Abstract: A spatial welfare framework for the analysis of the spatial dimensions of sustainability is developed. It incorporates agglomeration effects, interregional trade, negative environmental externalities and various land use categories. The model is used to compare rankings of spatial configurations according to evaluations based on social welfare and ecological footprint indicators. Five spatial configurations are considered for this purpose. The exercise is operationalized with the help of a two-region model of the economy that is in line with the ‘new economic geography’. Various (counter) examples show that the footprint method is not consistent with an approach aimed at maximum social welfare.
    Keywords: Agglomeration effects, Trade advantages, Negative externalities, Population density, Spatial configuration, Transport
    JEL: F12 F18 Q56 Q57 R12
    Date: 2006–01
  7. By: Toshihiro Okubo (IUHEI, The Graduate Institute of International Studies, Geneva)
    Abstract: This paper studies how market-specific entry sunk costs (regulation costs) affect the Home Market Effect (HME) with firm marginal costs heterogeneity. Our model is based on the Dixit-Stiglitz monopolistic competition model with firm heterogeneity plus regulation costs difference. We find that a regulation costs gap works as dispersion force by inducing a market potential gap, which reduces the HME and could cause the reverse HME or the anti-HME. The Home Market Magnification Effect (HMME) in terms of trade openness is hump-shaped, whereas the pro-HMME in terms of regulation costs coordination by technical barriers to trade (TBT) agreements can be found. Firm heterogeneity dampens the dispersion force by the regulation costs difference and thus works as an agglomeration force. Firm heterogeneity causes a perfect spatial sorting, in which a large country attracts only high productivity firms and vice versa.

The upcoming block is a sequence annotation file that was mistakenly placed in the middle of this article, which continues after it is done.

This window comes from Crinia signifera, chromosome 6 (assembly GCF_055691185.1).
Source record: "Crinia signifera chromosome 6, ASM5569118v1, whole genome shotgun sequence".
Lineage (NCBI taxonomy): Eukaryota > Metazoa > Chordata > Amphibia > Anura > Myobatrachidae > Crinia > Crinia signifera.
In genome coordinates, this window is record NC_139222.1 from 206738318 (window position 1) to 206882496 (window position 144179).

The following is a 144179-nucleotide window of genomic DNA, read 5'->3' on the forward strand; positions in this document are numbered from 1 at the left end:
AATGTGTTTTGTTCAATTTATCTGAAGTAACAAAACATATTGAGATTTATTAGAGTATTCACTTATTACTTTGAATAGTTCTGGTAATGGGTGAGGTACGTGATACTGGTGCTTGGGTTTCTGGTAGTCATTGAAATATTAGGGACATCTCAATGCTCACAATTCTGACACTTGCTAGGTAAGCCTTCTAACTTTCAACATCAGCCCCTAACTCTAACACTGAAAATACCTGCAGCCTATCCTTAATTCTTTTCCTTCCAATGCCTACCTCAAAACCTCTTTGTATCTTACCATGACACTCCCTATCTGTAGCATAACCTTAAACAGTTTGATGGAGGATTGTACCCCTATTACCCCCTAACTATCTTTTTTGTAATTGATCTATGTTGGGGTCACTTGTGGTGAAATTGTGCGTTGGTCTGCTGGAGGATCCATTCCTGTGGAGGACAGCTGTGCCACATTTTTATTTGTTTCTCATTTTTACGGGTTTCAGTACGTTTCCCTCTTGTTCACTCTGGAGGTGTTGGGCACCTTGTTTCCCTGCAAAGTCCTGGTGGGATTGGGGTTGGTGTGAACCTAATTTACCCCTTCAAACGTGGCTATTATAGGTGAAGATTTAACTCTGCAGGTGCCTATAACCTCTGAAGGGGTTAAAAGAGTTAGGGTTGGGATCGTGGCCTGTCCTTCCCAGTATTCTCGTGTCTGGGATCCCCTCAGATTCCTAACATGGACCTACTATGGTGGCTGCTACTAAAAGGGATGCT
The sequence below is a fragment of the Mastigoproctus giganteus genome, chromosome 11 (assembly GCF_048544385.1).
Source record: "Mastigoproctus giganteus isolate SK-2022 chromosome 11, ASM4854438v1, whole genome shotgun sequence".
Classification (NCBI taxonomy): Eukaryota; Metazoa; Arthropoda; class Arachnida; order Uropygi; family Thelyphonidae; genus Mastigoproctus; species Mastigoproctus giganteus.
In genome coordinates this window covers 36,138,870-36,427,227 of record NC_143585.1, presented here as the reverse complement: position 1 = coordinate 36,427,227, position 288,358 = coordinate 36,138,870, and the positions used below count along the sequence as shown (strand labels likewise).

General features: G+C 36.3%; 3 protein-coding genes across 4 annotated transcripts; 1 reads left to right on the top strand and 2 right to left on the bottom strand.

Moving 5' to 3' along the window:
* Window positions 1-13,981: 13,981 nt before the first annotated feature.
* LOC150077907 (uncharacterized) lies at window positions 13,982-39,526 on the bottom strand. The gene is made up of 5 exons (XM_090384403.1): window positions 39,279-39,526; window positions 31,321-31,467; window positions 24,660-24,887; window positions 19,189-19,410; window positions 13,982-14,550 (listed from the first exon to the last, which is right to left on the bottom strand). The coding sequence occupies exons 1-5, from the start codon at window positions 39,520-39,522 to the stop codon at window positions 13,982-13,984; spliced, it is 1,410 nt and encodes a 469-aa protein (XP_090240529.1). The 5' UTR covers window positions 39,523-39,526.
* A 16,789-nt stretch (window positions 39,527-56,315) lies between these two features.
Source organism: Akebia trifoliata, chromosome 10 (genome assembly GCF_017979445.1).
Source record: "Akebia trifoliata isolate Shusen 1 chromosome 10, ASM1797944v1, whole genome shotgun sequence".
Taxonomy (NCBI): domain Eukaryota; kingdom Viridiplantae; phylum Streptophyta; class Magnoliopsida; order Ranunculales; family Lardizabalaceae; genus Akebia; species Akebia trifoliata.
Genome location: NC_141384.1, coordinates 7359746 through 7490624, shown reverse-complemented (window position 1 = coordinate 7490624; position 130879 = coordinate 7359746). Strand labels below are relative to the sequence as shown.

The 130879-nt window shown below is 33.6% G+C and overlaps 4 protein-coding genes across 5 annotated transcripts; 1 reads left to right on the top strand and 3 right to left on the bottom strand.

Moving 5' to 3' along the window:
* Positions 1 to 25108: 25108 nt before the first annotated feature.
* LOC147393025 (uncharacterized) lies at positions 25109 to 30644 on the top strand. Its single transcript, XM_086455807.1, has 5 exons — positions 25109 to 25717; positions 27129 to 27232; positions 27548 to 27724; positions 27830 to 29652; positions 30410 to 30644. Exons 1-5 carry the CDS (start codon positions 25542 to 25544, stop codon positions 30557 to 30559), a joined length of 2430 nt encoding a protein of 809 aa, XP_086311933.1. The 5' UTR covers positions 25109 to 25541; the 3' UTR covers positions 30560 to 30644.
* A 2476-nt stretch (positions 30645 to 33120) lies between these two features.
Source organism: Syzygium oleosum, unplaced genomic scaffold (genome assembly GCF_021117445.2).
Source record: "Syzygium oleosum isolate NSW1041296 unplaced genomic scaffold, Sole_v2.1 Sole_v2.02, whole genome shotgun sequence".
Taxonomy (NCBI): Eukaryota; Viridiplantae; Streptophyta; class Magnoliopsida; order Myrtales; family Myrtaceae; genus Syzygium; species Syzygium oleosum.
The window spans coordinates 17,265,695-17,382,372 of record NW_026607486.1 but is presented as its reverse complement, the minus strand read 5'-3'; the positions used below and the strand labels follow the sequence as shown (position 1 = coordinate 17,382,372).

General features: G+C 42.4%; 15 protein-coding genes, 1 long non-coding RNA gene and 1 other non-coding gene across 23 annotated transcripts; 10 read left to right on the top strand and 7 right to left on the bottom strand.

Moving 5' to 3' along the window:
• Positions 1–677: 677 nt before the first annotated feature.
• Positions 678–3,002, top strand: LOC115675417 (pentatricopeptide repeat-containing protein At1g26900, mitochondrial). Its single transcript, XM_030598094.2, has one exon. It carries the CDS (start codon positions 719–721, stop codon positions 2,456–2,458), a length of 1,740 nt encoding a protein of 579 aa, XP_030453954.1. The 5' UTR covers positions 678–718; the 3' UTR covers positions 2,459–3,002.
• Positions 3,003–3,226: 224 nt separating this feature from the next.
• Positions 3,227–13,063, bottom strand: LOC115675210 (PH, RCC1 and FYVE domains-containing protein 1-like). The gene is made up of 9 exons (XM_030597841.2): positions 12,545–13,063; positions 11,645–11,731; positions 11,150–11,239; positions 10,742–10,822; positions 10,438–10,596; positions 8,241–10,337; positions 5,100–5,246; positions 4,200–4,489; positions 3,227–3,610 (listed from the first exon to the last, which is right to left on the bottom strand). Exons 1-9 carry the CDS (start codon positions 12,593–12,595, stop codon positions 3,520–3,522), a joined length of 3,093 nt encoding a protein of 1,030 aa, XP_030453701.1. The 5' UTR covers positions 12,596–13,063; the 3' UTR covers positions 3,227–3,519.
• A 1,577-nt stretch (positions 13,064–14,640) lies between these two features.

Keywords: regulation costs, market potential, perfect spatial sorting, home market effect, home market magnification effect, firm heterogeneity, technical barriers to trade
  8. By: Jose Pedro Pontes
    Abstract: This paper presents a non-monotonic relationship between foreign direct investment and trade based on the idea that, although FDI eliminates trade costs on the final good, the investing firm has to bear increased trade costs on an intermediate good.